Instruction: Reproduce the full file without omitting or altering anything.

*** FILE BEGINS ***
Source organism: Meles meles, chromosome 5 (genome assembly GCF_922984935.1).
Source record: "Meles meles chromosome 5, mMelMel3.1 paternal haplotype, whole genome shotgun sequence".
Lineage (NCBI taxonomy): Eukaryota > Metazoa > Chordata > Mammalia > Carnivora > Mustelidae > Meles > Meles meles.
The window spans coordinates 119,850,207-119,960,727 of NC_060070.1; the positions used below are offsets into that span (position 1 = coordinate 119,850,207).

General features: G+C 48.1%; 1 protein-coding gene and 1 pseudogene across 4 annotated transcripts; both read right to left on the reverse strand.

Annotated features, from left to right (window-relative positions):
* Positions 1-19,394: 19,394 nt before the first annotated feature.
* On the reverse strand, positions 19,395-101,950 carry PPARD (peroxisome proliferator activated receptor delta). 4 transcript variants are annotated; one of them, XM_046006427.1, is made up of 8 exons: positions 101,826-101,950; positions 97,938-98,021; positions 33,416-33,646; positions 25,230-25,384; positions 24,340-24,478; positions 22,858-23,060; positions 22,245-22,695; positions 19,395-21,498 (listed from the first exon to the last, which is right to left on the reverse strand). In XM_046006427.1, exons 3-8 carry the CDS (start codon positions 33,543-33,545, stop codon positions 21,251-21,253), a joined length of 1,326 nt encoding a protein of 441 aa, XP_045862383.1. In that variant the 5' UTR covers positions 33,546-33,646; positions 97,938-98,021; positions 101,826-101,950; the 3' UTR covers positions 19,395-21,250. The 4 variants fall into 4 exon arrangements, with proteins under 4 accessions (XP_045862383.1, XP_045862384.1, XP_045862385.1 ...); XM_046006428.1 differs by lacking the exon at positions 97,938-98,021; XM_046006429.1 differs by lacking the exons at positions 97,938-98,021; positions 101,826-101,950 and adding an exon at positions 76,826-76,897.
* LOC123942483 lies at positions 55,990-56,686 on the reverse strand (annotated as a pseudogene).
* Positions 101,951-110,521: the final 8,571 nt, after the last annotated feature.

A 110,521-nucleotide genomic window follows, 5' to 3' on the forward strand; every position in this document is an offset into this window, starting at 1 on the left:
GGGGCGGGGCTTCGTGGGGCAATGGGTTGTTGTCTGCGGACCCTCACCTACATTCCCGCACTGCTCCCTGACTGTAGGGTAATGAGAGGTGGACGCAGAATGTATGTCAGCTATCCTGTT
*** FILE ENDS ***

Source organism: Meles meles, chromosome 5 (genome assembly GCF_922984935.1).
Source record: "Meles meles chromosome 5, mMelMel3.1 paternal haplotype, whole genome shotgun sequence".
Lineage (NCBI taxonomy): Eukaryota > Metazoa > Chordata > Mammalia > Carnivora > Mustelidae > Meles > Meles meles.
The window spans coordinates 119,850,207-119,960,727 of NC_060070.1; the positions used below are offsets into that span (position 1 = coordinate 119,850,207).

General features: G+C 48.1%; 1 protein-coding gene and 1 pseudogene across 4 annotated transcripts; both read right to left on the reverse strand.

Annotated features, from left to right (window-relative positions):
* Positions 1-19,394: 19,394 nt before the first annotated feature.
* On the reverse strand, positions 19,395-101,950 carry PPARD (peroxisome proliferator activated receptor delta). 4 transcript variants are annotated; one of them, XM_046006427.1, is made up of 8 exons: positions 101,826-101,950; positions 97,938-98,021; positions 33,416-33,646; positions 25,230-25,384; positions 24,340-24,478; positions 22,858-23,060; positions 22,245-22,695; positions 19,395-21,498 (listed from the first exon to the last, which is right to left on the reverse strand). In XM_046006427.1, exons 3-8 carry the CDS (start codon positions 33,543-33,545, stop codon positions 21,251-21,253), a joined length of 1,326 nt encoding a protein of 441 aa, XP_045862383.1. In that variant the 5' UTR covers positions 33,546-33,646; positions 97,938-98,021; positions 101,826-101,950; the 3' UTR covers positions 19,395-21,250. The 4 variants fall into 4 exon arrangements, with proteins under 4 accessions (XP_045862383.1, XP_045862384.1, XP_045862385.1 ...); XM_046006428.1 differs by lacking the exon at positions 97,938-98,021; XM_046006429.1 differs by lacking the exons at positions 97,938-98,021; positions 101,826-101,950 and adding an exon at positions 76,826-76,897.
* LOC123942483 lies at positions 55,990-56,686 on the reverse strand (annotated as a pseudogene).
* Positions 101,951-110,521: the final 8,571 nt, after the last annotated feature.

A 110,521-nucleotide genomic window follows, 5' to 3' on the forward strand; every position in this document is an offset into this window, starting at 1 on the left:
GGGGCGGGGCTTCGTGGGGCAATGGGTTGTTGTCTGCGGACCCTCACCTACATTCCCGCACTGCTCCCTGACTGTAGGGTAATGAGAGGTGGACGCAGAATGTATGTCAGCTATCCTGTT